Given the kick off times really keen sports fans could spend the day sailing on Auckland Harbour before the two game of rival codes of rugby. 

"The Blues are certainly delighted to be a part of this unique event," Blues chairman Don Mackinnon said at the launch.

Blues coach Leon MacDonald said he felt the days when people had to choose whether they liked league or rugby had gone.

"You were either a league man or a rugby man, but now we appreciate all sports," MacDonald said.

"I watch a lot of different sports and this is a great opportunity for sports lovers to come along and witness two quality games.

"Especially so because of the calibre of the games, the Raiders were fantastic finalists and people will be able to watch the Brumbies who'll be really strong, too.

"Those walls have been broken down and now people can just come along and enjoy sport."

Warriors coach Stephen Kearney agreed with MacDonald's comments.

"The times are different now," Kearney said.

"It's a great opportunity for supporters of the city and even regional supporters of our club, to come to Auckland and support us in the first game and then support the Blues."

Monday, 28 October 2019

So you know a little bit about wine, but would like to learn more?

So you enjoy a glass or two of wine, know a little bit about fermented grape juice but would like to learn more?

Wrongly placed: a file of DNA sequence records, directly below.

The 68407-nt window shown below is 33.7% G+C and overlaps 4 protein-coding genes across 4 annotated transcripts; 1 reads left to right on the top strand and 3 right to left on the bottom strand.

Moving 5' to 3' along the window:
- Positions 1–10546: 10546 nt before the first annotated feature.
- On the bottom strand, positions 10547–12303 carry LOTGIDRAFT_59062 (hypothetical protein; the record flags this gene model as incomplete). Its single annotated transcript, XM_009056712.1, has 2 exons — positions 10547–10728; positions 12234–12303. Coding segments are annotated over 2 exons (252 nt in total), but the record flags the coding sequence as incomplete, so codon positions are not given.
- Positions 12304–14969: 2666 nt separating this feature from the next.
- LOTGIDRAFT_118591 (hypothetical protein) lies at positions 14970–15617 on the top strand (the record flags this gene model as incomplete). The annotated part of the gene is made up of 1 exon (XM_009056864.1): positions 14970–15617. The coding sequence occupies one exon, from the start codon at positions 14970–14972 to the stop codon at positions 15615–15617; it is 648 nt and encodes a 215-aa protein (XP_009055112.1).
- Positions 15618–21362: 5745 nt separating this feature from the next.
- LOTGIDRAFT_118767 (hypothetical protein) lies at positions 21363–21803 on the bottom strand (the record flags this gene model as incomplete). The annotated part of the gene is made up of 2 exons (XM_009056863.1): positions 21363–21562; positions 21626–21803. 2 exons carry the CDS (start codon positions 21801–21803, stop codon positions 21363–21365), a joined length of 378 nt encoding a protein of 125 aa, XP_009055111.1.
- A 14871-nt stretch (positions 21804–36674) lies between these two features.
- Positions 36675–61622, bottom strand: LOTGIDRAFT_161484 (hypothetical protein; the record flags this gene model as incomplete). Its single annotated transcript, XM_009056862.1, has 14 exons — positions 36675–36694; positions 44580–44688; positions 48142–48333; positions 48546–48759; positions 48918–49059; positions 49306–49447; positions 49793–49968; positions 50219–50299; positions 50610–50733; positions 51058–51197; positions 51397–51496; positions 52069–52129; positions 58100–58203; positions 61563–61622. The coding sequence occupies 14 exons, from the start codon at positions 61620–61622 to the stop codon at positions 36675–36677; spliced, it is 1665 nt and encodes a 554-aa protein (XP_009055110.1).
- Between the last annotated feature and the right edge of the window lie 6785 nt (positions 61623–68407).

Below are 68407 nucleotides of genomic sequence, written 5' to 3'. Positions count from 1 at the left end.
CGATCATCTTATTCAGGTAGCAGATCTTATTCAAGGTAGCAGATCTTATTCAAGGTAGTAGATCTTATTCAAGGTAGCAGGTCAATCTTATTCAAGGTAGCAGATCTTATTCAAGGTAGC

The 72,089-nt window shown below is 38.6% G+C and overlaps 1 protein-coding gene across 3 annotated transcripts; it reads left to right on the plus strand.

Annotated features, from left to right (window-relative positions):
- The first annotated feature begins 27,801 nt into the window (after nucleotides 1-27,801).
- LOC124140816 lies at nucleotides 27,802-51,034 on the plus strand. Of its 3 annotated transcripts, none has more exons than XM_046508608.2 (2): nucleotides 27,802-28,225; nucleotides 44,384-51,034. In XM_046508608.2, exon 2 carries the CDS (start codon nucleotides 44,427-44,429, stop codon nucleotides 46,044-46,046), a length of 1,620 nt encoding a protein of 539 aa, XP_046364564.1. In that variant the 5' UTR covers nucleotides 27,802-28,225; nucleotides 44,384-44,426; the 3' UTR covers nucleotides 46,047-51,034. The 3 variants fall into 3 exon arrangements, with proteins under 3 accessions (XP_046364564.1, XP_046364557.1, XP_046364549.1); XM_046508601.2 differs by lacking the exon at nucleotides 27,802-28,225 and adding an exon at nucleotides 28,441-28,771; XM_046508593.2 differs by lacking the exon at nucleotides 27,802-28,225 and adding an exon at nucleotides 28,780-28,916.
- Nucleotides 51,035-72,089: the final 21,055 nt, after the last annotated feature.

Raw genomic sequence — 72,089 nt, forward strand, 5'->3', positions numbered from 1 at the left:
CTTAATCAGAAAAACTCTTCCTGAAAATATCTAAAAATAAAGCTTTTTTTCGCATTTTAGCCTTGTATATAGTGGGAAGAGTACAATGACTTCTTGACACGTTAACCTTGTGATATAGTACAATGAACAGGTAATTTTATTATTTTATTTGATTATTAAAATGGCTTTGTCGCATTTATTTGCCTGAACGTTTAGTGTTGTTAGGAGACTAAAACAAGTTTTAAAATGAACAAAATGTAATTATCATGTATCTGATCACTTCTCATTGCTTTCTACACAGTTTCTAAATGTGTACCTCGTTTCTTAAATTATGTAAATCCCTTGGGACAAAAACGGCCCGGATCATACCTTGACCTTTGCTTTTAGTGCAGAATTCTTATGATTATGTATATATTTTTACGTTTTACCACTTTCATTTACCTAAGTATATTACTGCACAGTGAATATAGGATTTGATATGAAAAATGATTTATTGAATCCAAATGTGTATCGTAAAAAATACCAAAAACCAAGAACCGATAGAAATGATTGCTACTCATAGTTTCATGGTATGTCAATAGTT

If you live in Sydney you are in luck, with the launch of QT Sydney's Wine Personal Training. 

The designer hotel's newest experience promises to keep things strictly fun as you sip on a tipple or two. 

With a curriculum created for all levels of wine knowledge, from those attending their first tasting session, to seasoned professional quaffers, QT Sydney's Wine PT aims to ensure participants' wine knowledge will be transformed in time for the party season.

Led by sommelier and former Champagne ambassador Chris Morrison (above) and bubbles expert Serena Carl, the 45-minute sessions will kick off from Thursday, October 31 and run every Thursday for five weeks.

Attendees can enrol per class or sign up to a complete program. 

QT Hotels group wine director Morrison said: “Just like physical fitness, everyone has to start somewhere with wine knowledge. The Wine Program that we've developed at QT Hotels is centred on our people helping to make selecting and drinking wine a fun, approachable and memorable experience. QT Sydney's Wine Personal Training is a natural extension of this, delivered with our signature quirk!”

QT Sydney's Wine PT kicks off October 31 in Gowings Bar on level one. Sessions run for 45minutes at 4.30pm and 5.30pm. It costs $55 per class or $225 for the full program (five sessions).

For more information or to book:

www.qthotelsandresorts.com/sydney-cbd/eat-drink/promotions/wine-personal-training/

Sunday, 27 October 2019

Disastrous fires in California vineyard country

California's governor has declared a state-wide emergency as bush fires forced thousands of people to evacuate and caused power blackouts, threatening towns in the famed Sonoma wine region.

The so-called Kincade Fire, located north of San Francisco, had spread to 30,000 acres (12,000 hectares) by Sunday evening local time. 
The blaze, the largest of more than a dozen wildfires burning throughout the state, has destroyed dozens of homes and wineries, including the Soda Rock Winery built in 1869.
The towns of Healdsburg and Geyserville, famous around the wine world, are close to the fires.